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“Shortcomings” Identified in Marine Park Network

By Ian Lowe

A report finds that highly protected marine areas tend to be the least economically valuable rather than the most ecologically vulnerable.

Ian Lowe is Emeritus Professor of science, technology and society at Griffith University.

The full text of this article can be purchased from Informit.

There were celebrations in the scientific community when the Australian government announced the world’s largest network of marine protected areas last year. But now detailed analysis of the changes has revealed what the science journal Nature calls “worrying shortcomings” in the network’s coverage of the oceans.

Lisa Barry and Hugh Possingham, who are based in the Environmental Decisions Centre at the University of Queensland, analysed the extent to which the protected areas represent the full range of marine ecological systems. They concluded that the Great Barrier Reef and Coral Sea regions are now well protected.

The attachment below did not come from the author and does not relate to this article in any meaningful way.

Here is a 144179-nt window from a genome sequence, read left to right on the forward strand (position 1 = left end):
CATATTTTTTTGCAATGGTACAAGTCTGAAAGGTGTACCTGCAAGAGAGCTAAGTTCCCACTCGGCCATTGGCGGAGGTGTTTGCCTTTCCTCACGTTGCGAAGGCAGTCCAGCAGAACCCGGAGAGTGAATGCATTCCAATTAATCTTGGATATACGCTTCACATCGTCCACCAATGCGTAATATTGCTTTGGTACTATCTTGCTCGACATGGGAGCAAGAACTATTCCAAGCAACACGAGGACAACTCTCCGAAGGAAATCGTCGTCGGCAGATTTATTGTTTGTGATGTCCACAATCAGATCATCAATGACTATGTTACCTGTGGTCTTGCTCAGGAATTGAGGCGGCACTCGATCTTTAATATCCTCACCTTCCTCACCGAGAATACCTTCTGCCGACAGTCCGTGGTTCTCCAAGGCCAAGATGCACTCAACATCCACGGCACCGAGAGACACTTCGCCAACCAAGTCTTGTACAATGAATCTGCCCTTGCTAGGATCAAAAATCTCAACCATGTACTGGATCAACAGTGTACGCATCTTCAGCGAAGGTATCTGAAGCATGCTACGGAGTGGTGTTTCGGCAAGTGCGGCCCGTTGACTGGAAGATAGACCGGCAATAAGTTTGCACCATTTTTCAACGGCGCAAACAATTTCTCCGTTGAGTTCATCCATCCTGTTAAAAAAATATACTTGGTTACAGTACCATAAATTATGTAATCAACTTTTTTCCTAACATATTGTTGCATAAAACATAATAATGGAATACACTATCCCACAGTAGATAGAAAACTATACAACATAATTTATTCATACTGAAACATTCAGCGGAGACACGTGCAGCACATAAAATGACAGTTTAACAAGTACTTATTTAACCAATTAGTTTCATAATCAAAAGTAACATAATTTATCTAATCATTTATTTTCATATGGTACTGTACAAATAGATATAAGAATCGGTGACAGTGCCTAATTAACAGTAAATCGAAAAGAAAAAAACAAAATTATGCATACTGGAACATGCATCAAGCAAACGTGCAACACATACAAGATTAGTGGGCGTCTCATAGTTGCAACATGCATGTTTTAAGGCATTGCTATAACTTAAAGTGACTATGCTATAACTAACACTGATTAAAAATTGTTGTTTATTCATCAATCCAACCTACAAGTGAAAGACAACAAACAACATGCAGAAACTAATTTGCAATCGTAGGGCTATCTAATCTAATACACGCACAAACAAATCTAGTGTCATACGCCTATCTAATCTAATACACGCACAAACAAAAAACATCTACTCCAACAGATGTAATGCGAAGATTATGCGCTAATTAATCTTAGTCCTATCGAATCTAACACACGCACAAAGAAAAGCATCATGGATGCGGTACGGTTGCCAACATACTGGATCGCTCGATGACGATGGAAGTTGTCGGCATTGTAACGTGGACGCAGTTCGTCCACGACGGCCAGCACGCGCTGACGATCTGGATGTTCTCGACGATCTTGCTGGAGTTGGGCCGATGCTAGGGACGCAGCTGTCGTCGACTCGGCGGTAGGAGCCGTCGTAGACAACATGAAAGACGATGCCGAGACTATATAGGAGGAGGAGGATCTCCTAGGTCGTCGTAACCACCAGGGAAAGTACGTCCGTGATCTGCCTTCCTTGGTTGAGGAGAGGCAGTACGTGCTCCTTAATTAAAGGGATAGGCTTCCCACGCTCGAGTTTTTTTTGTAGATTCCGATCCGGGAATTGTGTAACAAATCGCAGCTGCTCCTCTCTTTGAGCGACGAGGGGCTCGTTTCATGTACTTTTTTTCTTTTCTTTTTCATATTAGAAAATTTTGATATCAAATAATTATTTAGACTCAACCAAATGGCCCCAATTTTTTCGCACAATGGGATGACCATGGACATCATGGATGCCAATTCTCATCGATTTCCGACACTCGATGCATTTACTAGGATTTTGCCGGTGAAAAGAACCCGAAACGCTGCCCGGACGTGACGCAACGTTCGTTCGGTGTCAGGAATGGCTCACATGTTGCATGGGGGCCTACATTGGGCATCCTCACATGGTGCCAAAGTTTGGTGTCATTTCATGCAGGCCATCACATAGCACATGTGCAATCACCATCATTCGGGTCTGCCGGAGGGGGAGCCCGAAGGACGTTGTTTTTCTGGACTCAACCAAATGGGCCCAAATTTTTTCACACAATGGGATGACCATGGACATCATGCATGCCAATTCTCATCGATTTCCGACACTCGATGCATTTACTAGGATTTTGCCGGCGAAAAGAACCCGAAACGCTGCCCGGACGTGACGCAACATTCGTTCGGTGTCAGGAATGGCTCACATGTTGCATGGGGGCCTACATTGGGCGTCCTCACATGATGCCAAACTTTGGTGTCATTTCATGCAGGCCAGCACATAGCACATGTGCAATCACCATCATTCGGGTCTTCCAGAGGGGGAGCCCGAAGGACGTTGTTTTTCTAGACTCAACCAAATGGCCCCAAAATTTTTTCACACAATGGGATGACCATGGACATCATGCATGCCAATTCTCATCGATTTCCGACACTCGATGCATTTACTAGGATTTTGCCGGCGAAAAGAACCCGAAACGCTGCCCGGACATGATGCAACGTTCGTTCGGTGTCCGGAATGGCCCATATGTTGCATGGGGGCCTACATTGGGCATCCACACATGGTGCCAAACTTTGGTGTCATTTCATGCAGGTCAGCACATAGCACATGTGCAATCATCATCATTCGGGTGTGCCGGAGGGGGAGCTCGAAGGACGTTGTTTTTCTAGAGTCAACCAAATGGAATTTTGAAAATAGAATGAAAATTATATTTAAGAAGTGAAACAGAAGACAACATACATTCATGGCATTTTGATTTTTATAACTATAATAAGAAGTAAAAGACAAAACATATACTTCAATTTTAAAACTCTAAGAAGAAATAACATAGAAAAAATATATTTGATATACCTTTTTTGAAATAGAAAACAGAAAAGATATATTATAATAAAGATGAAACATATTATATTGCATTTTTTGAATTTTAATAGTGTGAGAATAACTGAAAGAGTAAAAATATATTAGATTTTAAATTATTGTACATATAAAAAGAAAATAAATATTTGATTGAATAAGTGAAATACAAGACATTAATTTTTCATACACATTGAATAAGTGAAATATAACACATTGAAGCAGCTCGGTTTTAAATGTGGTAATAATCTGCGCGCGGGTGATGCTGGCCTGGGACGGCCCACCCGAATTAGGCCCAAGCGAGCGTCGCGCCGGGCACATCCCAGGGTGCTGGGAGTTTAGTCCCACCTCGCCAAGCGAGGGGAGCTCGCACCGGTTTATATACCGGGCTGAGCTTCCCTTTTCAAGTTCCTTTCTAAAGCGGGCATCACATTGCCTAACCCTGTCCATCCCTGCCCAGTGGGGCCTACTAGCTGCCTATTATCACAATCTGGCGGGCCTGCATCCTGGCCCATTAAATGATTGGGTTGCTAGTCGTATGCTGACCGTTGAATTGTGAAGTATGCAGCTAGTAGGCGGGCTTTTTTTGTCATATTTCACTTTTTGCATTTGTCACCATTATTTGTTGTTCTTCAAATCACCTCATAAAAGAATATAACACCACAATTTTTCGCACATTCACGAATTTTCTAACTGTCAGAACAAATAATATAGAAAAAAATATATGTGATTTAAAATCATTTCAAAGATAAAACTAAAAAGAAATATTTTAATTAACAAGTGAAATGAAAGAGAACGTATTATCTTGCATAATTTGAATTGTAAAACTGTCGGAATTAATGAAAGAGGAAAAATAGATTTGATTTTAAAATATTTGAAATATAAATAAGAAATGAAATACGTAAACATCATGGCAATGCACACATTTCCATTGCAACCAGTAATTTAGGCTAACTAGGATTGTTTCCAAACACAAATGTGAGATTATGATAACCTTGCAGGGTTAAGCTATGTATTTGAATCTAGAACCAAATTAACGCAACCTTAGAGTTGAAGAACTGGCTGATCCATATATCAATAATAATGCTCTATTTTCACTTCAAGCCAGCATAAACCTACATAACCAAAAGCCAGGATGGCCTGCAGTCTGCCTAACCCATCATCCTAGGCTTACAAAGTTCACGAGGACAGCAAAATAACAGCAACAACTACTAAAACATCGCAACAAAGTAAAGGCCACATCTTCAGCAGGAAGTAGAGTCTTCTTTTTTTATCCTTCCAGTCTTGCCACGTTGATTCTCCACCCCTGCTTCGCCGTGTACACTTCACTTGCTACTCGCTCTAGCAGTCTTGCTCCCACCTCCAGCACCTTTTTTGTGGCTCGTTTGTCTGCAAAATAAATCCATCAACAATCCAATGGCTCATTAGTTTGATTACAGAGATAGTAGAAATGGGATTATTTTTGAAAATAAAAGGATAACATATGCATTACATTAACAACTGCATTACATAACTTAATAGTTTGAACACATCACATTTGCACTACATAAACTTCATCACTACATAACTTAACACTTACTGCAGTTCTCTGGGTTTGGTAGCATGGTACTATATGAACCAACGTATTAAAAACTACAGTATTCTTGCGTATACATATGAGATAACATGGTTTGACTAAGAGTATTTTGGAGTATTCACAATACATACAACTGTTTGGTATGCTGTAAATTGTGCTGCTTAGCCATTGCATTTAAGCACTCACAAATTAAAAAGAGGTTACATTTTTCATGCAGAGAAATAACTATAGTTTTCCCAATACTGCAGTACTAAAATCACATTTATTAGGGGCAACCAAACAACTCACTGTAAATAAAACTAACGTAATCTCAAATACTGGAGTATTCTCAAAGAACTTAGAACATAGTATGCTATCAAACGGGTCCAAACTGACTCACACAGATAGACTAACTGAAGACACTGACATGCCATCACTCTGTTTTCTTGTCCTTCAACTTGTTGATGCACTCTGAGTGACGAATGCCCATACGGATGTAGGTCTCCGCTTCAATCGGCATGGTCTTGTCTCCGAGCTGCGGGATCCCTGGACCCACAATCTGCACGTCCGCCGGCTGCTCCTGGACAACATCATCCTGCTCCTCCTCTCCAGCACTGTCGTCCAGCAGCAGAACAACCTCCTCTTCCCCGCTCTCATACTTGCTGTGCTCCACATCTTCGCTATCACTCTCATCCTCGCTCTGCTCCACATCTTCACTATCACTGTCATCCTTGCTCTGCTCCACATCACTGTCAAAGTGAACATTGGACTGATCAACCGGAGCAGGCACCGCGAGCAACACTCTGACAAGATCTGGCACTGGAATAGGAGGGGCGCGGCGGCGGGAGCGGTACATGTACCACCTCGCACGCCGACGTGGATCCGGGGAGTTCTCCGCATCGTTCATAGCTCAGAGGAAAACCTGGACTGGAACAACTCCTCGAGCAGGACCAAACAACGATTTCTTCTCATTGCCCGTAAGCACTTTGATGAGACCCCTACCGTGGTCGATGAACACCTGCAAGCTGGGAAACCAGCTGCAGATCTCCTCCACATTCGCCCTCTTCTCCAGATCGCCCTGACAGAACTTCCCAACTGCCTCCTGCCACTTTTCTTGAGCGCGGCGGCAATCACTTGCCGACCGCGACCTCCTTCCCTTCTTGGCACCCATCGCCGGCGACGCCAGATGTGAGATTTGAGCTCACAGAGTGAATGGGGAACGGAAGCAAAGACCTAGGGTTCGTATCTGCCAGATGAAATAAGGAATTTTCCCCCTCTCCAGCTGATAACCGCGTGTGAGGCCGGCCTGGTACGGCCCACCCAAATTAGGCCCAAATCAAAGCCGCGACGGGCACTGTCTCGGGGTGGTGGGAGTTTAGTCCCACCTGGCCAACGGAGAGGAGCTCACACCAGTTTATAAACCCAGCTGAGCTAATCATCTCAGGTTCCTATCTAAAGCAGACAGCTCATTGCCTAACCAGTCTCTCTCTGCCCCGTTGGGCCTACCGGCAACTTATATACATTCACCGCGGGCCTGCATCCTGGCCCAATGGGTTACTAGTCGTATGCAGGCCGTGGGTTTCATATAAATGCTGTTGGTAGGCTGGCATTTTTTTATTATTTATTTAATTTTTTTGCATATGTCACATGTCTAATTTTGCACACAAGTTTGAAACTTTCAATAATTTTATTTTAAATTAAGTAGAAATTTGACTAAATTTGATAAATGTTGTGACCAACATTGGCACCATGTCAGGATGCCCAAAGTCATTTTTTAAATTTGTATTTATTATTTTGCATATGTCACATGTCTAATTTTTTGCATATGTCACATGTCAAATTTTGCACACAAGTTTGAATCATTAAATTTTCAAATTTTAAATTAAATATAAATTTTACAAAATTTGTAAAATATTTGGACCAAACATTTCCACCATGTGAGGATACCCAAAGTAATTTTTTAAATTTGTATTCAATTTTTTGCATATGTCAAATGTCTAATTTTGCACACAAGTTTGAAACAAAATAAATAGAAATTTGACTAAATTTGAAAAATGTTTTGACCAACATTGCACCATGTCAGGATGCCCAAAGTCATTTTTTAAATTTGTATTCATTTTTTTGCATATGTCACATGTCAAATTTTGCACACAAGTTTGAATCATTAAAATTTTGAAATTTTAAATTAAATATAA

Elsewhere, however, the picture is much less rosy. Of the 85 bioregions identified, 30 have the highest level of protection for less than 1% of their area.

"A key problem is that the highly protected areas tend to be in deep water, whereas the most vulnerable ecosystems are usually closer to shore, on the continental shelf,” Possingham said. He pointed out that significant areas of shallow northern waters are believed to have potential for fossil fuel development, and speculated that the government might be reluctant to rule out those possible economic activities.

I vividly recall the responsible Minister, Tony Burke, defending the proposed network against attacks from fishing interests by pointing out that most of the protected...

The full text of this article can be purchased from Informit.